The critic, the blamers, the peace disturbers of homes, do not have enough to do. They need to be busy and prodictive, not fault finding , sharp tongued.  Gentle forebearance is taught.  

Remember, parents, your attitudes will not go unnoticed. Your children may use them back on you one day, to your great sorrow. Home  memories stick in their minds forever. They don't remember what it was you were so cranky about, as much as they remember your scowl, your harshness or rudeness. 

Remember you are raising future generations with the one generation you are in. They will go on to behave the same way.  Daily renew your mind with these verses.  Add some things to your faith that build one another up.

It truly helps to remember that, to the true believer, Christs blood is perpetual. It's benefits flow continually and can be tapped into through prayer, repentance and forgiving others. Emulate Christs sacrifice by being perpetually understanding, kind and loving, forgiving, overlooking personal resentments and irritations.

Find things that are peaceful and edifying.

Rom 14:19  So then let us follow after things which make for peace, and things whereby we may edify one another.


Mrs.O said...

Very good advice!

Melissa M. said...

Lady Lydia, thank you for this comprehensive teaching! I am sure it took a great deal of time to put this together. I have taken your teaching to heart and will look for ways to make my home more peaceful, as much as I can.

Adelaide said...

Thank you so much. This is a wonderful lesson of all that is true and good, how to tell when one gets off track, and how to bring it right through our Lord. What a blessing!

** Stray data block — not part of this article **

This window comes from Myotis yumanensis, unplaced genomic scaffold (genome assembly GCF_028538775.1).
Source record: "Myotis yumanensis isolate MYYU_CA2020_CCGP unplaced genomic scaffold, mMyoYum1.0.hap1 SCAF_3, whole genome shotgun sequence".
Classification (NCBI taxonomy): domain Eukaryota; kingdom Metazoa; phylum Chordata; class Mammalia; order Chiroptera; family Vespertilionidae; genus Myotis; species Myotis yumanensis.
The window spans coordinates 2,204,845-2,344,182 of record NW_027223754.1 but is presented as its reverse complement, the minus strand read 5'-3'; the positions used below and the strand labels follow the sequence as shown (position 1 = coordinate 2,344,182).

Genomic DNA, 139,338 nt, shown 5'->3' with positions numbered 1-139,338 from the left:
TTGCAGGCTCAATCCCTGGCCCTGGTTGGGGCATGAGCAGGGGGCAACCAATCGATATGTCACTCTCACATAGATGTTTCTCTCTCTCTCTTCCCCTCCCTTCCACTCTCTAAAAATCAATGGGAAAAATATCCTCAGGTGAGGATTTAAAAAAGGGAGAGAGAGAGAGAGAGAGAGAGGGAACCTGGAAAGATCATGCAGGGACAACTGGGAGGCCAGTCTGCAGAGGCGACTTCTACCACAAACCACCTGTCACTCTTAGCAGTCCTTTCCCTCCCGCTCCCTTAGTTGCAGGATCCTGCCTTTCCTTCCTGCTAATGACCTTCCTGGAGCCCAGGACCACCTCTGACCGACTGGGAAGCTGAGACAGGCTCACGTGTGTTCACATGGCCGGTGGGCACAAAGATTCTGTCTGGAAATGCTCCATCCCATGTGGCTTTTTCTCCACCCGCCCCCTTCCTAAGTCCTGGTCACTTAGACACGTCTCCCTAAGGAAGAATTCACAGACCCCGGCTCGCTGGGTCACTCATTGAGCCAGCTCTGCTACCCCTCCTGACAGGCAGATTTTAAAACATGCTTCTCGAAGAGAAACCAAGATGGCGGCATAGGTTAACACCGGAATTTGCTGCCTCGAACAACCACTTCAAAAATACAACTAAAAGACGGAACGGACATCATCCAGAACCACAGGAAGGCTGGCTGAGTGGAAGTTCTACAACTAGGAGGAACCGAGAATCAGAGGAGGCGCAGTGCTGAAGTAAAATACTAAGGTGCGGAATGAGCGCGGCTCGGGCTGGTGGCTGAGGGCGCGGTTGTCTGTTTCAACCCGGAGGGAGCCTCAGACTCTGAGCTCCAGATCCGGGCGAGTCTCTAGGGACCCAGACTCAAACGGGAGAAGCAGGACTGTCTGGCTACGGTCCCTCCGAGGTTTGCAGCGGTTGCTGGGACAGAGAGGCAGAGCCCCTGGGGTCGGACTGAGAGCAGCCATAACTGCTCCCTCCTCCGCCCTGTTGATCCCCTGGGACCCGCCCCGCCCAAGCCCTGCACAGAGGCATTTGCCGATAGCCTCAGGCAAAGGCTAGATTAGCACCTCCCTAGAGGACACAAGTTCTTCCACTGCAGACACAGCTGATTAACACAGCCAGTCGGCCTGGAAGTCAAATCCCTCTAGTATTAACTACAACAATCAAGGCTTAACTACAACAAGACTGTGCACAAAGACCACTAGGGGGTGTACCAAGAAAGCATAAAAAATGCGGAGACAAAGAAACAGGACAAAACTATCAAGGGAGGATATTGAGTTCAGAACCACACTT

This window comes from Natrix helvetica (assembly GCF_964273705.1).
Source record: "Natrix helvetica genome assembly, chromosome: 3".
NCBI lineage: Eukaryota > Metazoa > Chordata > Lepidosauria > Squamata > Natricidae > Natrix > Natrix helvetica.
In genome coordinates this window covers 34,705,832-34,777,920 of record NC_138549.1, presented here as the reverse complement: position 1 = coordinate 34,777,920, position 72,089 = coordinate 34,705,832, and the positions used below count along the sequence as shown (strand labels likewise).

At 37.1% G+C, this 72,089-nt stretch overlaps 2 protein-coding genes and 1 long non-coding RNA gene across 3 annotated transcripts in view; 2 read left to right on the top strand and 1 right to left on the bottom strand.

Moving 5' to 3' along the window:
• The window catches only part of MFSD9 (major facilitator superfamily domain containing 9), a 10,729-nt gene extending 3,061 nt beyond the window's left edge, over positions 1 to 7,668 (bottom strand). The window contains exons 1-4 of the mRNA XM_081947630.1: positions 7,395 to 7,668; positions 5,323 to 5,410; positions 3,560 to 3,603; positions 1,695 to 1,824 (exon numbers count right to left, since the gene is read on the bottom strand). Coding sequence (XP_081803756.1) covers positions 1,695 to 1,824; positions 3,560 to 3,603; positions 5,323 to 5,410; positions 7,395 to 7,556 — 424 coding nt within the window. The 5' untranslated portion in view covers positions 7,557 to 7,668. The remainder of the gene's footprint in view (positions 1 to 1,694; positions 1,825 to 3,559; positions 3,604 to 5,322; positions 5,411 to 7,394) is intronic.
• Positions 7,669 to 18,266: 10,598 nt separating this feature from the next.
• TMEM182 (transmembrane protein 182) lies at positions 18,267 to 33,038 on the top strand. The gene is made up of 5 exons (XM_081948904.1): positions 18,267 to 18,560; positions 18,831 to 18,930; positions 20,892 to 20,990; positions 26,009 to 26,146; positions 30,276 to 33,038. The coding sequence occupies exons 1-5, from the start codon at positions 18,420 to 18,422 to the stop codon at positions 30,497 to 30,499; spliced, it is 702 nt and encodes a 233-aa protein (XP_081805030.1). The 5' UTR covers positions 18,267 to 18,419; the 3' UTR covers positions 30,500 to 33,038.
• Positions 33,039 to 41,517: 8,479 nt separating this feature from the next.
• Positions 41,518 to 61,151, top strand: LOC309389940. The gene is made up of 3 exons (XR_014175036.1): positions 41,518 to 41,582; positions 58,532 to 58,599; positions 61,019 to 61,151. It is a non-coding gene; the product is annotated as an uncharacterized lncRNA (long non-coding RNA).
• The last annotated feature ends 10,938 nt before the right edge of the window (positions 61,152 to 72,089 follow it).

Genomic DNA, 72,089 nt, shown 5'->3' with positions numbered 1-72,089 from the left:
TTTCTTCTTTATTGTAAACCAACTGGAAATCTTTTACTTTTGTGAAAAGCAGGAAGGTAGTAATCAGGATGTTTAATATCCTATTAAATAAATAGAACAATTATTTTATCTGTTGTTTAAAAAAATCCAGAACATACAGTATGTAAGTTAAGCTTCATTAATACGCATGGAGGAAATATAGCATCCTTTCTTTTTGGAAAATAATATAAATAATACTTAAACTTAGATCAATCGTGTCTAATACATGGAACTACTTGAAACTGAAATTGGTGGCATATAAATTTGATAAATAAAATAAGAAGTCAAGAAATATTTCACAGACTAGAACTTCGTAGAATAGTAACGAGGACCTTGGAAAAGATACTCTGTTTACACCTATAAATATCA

Lydia said...

Tell the critic to keep his mind on Christ and get his focus off others unless he is building others up.

Heavenly Home said...

Oh Lydia, this is such a good post, and something that has been on my mind a lot lately. I will have to come back and read it again, as there is so much wisdom here.

Unknown said...

i never tire from reading your uplifting, so helpful, so full of wisdom and love. wish i could meet you one day...i feel as though we are friends. love and God bless.

Lydia said...

As much as I like things here to be sunny and bright, I am thinking of exploring this subject more. Something has been missed by this generation, because our great grandparents had a way of controlling here controllers and the skills of laying down the law, putting your foot down and casting out the scoffer are not being used today.nthe home is held hostage by these types and it should not be so. The bible is full of examples of these types (Nabal, the surly husband, for example) and the unruly grown ups throughout its pages. We are intimidated by them all and need to learn how to prevent them from destroying home life. I do hope to write or video about it. My husband says he will discuss it on video sometime. If I can catch him and make him sit down. He got stung by a wasp on the hand and the poison is spreading up his arm. He has been treated by a good physician, but he is busy on the tractor mowing the grass and the church yard, just in case it spreads up to his heart and his brain. His Doctor and naturepath say it is not serious but it motivated him to get active so I don't know if we will get a video out of him. But he does know a lot about the passive aggressive,nthe narcissist, the people who cause trouble in homes, churches, garden clubs, work places, chamber of commerce, etc. they have always existed but we skipped a generation when it comes to dealing with them. They were not always allowed to control the atmosphere.mthey usually went to Washington DC and they are still doing that. 😉

Willow said...

Lady Lydia, thank you so much for this post. I look forward to any more teachings you give on this subject, as I have fallen victim to these types of people (passive aggressive, narcissistic, trouble makers) at the place where I used to keep my horse. Sadly, I no longer have my beautiful mare, but these people made my life an absolute misery, to the point where I became depressed and withdrawn. I used to be a confident person, able to deal with this type of thing, but they took all my confidence away, so that now I pretty much keep myself to myself and do not seek out company.
As always, a pleasure to read your thoughts and see your lovely photographs.